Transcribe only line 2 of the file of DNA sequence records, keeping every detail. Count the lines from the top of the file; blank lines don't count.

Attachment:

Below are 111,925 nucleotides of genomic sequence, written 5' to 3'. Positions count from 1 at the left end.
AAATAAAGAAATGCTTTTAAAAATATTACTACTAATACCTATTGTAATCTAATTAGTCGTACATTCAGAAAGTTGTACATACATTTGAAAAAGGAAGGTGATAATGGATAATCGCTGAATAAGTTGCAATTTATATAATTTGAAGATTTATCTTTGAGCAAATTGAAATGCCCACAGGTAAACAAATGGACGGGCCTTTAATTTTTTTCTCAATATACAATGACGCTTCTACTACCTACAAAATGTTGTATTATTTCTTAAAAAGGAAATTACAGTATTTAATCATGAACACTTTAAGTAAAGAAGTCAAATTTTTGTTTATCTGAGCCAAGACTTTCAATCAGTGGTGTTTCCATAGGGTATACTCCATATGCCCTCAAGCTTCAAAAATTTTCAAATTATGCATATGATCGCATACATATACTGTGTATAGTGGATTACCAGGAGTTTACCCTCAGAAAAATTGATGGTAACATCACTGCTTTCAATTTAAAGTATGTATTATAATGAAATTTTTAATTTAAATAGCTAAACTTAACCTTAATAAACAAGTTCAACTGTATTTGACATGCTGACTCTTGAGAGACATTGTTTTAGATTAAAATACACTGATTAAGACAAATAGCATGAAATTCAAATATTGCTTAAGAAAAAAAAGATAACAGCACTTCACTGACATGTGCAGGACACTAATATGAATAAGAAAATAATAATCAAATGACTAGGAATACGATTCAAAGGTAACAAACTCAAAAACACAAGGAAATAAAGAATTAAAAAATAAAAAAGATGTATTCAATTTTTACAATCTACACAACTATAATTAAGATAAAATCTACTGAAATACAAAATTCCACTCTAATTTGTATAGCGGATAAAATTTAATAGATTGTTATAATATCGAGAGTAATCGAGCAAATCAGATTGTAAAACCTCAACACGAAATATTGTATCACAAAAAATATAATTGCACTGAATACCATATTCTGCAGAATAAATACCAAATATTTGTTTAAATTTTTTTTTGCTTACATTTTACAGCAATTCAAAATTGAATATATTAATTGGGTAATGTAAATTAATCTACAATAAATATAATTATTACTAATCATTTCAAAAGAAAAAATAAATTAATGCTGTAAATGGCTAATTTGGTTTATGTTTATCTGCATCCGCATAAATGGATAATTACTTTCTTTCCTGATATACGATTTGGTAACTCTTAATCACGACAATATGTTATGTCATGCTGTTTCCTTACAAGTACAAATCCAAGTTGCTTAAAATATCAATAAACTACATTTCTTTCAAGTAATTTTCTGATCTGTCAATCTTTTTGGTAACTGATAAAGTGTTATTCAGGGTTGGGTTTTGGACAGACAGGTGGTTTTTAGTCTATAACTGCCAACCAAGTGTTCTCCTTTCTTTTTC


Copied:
AAATAAAGAAATGCTTTTAAAAATATTACTACTAATACCTATTGTAATCTAATTAGTCGTACATTCAGAAAGTTGTACATACATTTGAAAAAGGAAGGTGATAATGGATAATCGCTGAATAAGTTGCAATTTATATAATTTGAAGATTTATCTTTGAGCAAATTGAAATGCCCACAGGTAAACAAATGGACGGGCCTTTAATTTTTTTCTCAATATACAATGACGCTTCTACTACCTACAAAATGTTGTATTATTTCTTAAAAAGGAAATTACAGTATTTAATCATGAACACTTTAAGTAAAGAAGTCAAATTTTTGTTTATCTGAGCCAAGACTTTCAATCAGTGGTGTTTCCATAGGGTATACTCCATATGCCCTCAAGCTTCAAAAATTTTCAAATTATGCATATGATCGCATACATATACTGTGTATAGTGGATTACCAGGAGTTTACCCTCAGAAAAATTGATGGTAACATCACTGCTTTCAATTTAAAGTATGTATTATAATGAAATTTTTAATTTAAATAGCTAAACTTAACCTTAATAAACAAGTTCAACTGTATTTGACATGCTGACTCTTGAGAGACATTGTTTTAGATTAAAATACACTGATTAAGACAAATAGCATGAAATTCAAATATTGCTTAAGAAAAAAAAGATAACAGCACTTCACTGACATGTGCAGGACACTAATATGAATAAGAAAATAATAATCAAATGACTAGGAATACGATTCAAAGGTAACAAACTCAAAAACACAAGGAAATAAAGAATTAAAAAATAAAAAAGATGTATTCAATTTTTACAATCTACACAACTATAATTAAGATAAAATCTACTGAAATACAAAATTCCACTCTAATTTGTATAGCGGATAAAATTTAATAGATTGTTATAATATCGAGAGTAATCGAGCAAATCAGATTGTAAAACCTCAACACGAAATATTGTATCACAAAAAATATAATTGCACTGAATACCATATTCTGCAGAATAAATACCAAATATTTGTTTAAATTTTTTTTTGCTTACATTTTACAGCAATTCAAAATTGAATATATTAATTGGGTAATGTAAATTAATCTACAATAAATATAATTATTACTAATCATTTCAAAAGAAAAAATAAATTAATGCTGTAAATGGCTAATTTGGTTTATGTTTATCTGCATCCGCATAAATGGATAATTACTTTCTTTCCTGATATACGATTTGGTAACTCTTAATCACGACAATATGTTATGTCATGCTGTTTCCTTACAAGTACAAATCCAAGTTGCTTAAAATATCAATAAACTACATTTCTTTCAAGTAATTTTCTGATCTGTCAATCTTTTTGGTAACTGATAAAGTGTTATTCAGGGTTGGGTTTTGGACAGACAGGTGGTTTTTAGTCTATAACTGCCAACCAAGTGTTCTCCTTTCTTTTTC